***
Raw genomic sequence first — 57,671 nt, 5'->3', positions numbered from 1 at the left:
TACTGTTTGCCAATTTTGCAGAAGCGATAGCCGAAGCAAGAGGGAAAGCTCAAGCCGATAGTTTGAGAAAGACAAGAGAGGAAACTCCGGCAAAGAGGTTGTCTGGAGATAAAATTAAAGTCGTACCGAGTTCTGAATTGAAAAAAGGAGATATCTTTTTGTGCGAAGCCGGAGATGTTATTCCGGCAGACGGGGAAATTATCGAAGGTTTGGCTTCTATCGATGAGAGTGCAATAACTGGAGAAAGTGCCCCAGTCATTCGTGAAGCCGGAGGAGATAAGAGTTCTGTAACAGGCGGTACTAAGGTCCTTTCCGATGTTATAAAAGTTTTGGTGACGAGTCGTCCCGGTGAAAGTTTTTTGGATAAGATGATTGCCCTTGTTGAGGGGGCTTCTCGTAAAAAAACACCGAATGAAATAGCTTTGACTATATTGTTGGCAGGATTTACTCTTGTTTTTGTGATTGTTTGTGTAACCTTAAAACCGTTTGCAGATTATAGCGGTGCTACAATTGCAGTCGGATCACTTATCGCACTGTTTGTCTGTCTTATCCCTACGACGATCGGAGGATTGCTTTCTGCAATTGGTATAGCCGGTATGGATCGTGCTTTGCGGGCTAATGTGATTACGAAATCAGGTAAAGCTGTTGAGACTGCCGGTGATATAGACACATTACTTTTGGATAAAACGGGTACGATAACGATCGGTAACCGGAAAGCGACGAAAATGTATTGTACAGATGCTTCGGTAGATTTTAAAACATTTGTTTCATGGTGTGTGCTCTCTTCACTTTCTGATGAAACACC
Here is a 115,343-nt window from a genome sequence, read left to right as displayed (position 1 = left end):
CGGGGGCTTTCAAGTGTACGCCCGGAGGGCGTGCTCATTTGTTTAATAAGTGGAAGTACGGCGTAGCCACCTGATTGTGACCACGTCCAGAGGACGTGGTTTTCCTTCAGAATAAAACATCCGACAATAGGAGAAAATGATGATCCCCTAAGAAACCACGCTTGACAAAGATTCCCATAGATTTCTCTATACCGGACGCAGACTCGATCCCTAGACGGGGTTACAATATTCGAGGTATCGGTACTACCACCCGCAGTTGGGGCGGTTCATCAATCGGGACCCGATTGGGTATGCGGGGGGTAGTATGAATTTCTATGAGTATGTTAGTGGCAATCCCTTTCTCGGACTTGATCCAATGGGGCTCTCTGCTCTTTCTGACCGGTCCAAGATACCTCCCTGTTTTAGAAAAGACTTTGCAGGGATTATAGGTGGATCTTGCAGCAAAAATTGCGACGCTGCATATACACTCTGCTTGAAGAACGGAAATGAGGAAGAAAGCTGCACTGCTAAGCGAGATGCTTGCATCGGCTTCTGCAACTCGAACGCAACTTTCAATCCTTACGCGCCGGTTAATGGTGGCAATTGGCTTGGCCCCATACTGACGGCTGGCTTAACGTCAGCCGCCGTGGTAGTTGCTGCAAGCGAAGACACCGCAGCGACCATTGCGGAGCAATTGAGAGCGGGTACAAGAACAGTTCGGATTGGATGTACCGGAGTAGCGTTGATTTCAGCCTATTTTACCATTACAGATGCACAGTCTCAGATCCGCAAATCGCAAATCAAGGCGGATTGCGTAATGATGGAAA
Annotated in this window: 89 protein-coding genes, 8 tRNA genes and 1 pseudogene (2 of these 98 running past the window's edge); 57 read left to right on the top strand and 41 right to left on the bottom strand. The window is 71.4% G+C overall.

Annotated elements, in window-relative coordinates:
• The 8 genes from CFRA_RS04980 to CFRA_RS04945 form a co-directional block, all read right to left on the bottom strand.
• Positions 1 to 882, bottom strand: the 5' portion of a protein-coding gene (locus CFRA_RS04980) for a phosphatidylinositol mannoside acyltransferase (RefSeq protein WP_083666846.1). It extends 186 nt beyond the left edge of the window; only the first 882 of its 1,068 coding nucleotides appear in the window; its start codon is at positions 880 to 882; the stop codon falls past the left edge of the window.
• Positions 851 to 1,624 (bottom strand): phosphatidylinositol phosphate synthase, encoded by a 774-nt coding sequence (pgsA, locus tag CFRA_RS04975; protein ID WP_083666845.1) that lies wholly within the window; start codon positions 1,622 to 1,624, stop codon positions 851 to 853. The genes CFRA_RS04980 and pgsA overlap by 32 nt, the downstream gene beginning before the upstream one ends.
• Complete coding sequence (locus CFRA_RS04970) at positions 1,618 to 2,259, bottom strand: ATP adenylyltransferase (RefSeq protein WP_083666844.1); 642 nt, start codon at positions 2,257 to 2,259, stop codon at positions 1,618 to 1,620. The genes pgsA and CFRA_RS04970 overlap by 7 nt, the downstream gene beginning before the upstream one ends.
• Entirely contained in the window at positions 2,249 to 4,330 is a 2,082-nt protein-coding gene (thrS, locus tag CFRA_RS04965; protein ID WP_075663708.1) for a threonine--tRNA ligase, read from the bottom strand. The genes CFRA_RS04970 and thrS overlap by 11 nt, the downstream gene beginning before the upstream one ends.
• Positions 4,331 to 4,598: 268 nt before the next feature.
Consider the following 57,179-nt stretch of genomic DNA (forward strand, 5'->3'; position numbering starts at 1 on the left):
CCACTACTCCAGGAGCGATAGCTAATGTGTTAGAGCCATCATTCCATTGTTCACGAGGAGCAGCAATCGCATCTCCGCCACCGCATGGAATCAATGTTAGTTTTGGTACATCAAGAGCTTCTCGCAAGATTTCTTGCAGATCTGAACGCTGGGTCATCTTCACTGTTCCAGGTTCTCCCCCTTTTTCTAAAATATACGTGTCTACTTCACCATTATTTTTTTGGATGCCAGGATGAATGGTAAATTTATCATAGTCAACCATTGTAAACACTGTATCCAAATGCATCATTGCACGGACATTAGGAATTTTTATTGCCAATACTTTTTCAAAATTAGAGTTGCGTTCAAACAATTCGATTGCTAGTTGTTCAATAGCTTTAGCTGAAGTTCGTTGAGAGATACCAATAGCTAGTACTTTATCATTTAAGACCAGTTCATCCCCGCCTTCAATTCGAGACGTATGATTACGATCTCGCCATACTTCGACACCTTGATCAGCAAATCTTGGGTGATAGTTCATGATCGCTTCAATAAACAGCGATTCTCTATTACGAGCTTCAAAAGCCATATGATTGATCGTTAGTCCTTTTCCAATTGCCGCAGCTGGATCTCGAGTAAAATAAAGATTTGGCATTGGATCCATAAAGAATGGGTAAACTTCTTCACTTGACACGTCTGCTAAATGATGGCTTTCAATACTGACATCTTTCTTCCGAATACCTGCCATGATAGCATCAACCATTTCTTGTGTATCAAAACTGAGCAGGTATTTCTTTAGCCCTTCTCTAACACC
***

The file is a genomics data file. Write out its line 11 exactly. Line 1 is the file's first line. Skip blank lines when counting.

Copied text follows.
• Entirely contained in the window at positions 2,249 to 4,330 is a 2,082-nt protein-coding gene (thrS, locus tag CFRA_RS04965; protein ID WP_075663708.1) for a threonine--tRNA ligase, read from the bottom strand. The genes CFRA_RS04970 and thrS overlap by 11 nt, the downstream gene beginning before the upstream one ends.